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The Celtic cross is one of the most well-known Irish symbols and is commonly found in graveyards, public monuments, artwork and fashion. While its origins are disputed, it remains a symbol of Christianity, with pagan associations. It’s also a popular symbol of Irish pride, with many variations depicting beautiful Irish Insular art.
Let’s take a look at the history and meaning of the Celtic cross, and how its used today.
Celtic Cross History
The Celtic cross is commonly associated with Christianity, but its origins can be traced back to pre-Christian times. While the exact circumstances under which the Celtic cross originated remains unknown, many suggestions and legends exist attempting to explain its origins.
- The symbol of the cross with a circle can be found in other civilizations, as well as in Ireland and Scotland. The Celts had many pagan gods prior to the advent of Christianity. Taranis, the God of Thunder, is often depicted as holding a lightning bolt in one hand and a spoked wheel in the other. This wheel has been found on Celtic coins and decorative items. Eventually, the wheel became known as the sun cross, and later may have morphed into the Celtic cross.
- The Celts may have used the cross symbol to represent the four elements (air, water, fire, earth) and/or the four directions (north, south, east, west). As such, the symbol was linked to pagan beliefs and practices.
- Legend has it that when St. Patrick brought Christianity to the druids, he came across a large circular stone that the druids worshipped. Seeing this, he drew a straight line through the middle of the circle, creating the Celtic cross. The cross was thus a representation of the combination of the two cultures – Celtic and Christian. The cross represents Christianity while the circle represents the sun and Celtic view of eternity, with no beginning and no end.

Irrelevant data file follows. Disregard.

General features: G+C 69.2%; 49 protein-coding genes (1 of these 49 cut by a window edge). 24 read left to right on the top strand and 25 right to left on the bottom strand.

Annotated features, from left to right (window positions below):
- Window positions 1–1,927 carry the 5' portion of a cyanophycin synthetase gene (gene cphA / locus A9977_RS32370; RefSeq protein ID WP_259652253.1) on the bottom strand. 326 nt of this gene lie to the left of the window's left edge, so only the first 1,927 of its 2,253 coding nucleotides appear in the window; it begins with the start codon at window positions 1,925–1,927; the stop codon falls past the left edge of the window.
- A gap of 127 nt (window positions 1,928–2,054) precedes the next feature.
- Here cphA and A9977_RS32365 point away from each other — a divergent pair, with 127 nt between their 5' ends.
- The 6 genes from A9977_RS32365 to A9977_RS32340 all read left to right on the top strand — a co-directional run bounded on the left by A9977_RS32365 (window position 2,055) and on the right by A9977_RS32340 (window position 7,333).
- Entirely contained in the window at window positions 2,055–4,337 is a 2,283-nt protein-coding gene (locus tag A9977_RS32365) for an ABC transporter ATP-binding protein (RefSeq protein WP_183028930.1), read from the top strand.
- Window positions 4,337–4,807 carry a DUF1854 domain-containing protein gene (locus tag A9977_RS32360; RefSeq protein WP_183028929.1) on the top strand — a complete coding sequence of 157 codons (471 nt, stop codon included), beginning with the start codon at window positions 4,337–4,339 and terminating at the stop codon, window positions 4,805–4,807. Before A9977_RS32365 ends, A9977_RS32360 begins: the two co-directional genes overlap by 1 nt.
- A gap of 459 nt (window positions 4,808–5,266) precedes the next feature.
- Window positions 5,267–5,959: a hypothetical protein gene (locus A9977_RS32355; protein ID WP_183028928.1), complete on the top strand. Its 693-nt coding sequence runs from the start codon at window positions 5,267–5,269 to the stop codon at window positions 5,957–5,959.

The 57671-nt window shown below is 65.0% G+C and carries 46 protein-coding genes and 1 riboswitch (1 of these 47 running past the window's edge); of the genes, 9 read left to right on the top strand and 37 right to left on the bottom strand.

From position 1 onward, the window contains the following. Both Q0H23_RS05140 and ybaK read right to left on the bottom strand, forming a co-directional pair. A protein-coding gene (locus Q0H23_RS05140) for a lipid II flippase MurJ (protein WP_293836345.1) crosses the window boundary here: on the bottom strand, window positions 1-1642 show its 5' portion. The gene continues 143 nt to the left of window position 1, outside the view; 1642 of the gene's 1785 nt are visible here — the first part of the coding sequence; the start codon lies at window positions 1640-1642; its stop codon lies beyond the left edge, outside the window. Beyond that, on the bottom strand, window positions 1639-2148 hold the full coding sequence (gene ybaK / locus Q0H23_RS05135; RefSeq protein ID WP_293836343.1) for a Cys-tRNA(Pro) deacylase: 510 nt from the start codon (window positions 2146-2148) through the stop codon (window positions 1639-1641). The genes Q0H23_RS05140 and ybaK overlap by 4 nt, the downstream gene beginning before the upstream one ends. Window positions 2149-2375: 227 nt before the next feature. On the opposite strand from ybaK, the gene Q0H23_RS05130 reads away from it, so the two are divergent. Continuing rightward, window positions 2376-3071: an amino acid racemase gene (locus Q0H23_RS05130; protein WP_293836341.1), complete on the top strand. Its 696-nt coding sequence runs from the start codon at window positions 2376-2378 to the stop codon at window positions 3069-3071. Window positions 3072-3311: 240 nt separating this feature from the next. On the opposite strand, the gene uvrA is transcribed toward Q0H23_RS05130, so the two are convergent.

Regardless of the exact origins, the Celtic cross remains an important symbol to people of the Irish, Scottish and Welsh ancestry. Simply walk through an Irish graveyard, and you’ll see many examples of the Celtic cross used as grave markers. The symbol is also commonly found in ancient Celtic texts, such as the Book of Kells, which feature the image prominently. The Celtic cross is often decorated with motifs and patterns of the Celtic Insular art style.
Like most Celtic symbols, the Celtic cross declined in popularity but came back into prominence during the Celtic Revival period in the mid-19th century.
However, variations of the symbol have also been used by white supremacists, including by Nazis in Norway in the 1930s and 1940s, much like Hitler’s appropriation of the swastika. Today, most uses of the Celtic cross is non-extremist and has little to do with white supremacy.
Celtic Cross Meaning
The Celtic cross has been a symbol of culture and faith for over fifteen centuries and is most commonly viewed as a Christian symbol, much like the Christian cross. However, the symbol also contains other meanings, and is often interpreted as representing the following concepts:
- The four directions
- The four seasons
- The four elements
- As a meeting place of the Divine energies (in pagan beliefs)
Celtic Cross Use Today
The Celtic cross continues to be commonly used today in various ways – in jewelry, decorative items, as grave markers, to symbolize Christianity and as a representation of the heritage of Irish, Scottish and Welsh people.
It’s a popular symbol for tattoos as well, with many designs and variations to choose from. Below is a list of the editor’s top picks featuring the Celtic cross.
The Celtic cross remains a beautiful symbol of Irish heritage. It’s pagan and Christian associations represent the long and rich history of the Irish, Welsh and Scottish peoples. It continues to be as popular today as it was 1500 years ago.
If you’re interested in learning about more Irish symbols, check out these related articles: